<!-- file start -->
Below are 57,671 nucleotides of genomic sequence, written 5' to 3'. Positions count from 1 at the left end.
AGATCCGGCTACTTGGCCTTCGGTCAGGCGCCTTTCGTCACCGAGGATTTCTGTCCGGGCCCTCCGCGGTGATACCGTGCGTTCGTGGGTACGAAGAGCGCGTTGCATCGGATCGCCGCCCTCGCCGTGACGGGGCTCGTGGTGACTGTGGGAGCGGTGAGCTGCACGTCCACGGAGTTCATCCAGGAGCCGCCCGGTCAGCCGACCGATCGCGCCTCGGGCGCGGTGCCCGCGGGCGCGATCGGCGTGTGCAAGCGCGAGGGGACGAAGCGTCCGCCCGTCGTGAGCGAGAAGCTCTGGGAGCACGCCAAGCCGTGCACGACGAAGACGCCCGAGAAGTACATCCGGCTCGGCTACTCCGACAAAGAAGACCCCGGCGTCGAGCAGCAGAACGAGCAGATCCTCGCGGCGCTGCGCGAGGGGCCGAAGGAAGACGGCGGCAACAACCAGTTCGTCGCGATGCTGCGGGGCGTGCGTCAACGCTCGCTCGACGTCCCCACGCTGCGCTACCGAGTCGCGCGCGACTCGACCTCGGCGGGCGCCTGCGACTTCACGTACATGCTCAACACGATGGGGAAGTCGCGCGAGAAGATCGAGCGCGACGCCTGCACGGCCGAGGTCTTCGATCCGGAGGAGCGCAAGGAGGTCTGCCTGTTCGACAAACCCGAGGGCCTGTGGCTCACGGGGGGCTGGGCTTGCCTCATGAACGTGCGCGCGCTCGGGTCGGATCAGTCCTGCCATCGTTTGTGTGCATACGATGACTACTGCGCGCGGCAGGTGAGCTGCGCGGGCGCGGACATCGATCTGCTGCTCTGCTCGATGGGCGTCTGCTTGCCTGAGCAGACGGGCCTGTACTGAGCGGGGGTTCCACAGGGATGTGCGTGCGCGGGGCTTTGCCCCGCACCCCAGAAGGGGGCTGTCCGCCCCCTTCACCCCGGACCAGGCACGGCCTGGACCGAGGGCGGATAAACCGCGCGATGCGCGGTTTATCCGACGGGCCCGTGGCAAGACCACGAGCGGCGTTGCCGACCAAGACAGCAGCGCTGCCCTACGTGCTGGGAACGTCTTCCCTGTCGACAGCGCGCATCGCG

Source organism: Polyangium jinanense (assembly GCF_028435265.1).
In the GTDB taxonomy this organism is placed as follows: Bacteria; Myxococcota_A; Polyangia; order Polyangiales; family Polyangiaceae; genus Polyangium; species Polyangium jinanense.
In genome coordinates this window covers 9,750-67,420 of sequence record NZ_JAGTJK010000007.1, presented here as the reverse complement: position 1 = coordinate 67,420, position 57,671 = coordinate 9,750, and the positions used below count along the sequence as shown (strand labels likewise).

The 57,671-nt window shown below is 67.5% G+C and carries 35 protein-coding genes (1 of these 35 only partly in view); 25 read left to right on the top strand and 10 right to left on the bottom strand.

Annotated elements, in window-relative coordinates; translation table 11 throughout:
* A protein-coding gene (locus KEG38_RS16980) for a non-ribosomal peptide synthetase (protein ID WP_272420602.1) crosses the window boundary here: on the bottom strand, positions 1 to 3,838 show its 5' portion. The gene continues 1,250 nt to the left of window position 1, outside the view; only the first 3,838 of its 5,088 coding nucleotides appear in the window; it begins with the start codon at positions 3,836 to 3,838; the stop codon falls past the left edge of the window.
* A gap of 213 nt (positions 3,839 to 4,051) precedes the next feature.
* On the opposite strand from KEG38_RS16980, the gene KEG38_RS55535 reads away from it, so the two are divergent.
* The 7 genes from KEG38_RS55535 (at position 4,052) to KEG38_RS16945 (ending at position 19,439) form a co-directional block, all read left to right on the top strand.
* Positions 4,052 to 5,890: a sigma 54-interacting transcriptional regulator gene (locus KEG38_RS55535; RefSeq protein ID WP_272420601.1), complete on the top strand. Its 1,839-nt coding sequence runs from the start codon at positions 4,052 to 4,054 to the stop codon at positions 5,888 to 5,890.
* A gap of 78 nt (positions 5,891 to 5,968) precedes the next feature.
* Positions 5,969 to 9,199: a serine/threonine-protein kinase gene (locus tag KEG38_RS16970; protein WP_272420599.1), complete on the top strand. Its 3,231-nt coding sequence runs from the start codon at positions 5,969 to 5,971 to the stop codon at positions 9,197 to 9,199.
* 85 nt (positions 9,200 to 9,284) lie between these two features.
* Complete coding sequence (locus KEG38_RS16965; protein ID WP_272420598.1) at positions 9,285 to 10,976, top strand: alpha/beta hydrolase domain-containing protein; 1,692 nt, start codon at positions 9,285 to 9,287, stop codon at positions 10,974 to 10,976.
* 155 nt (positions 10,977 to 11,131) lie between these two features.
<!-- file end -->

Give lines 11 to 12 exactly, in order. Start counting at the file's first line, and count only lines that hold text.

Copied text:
* The 7 genes from KEG38_RS55535 (at position 4,052) to KEG38_RS16945 (ending at position 19,439) form a co-directional block, all read left to right on the top strand.
* Positions 4,052 to 5,890: a sigma 54-interacting transcriptional regulator gene (locus KEG38_RS55535; RefSeq protein ID WP_272420601.1), complete on the top strand. Its 1,839-nt coding sequence runs from the start codon at positions 4,052 to 4,054 to the stop codon at positions 5,888 to 5,890.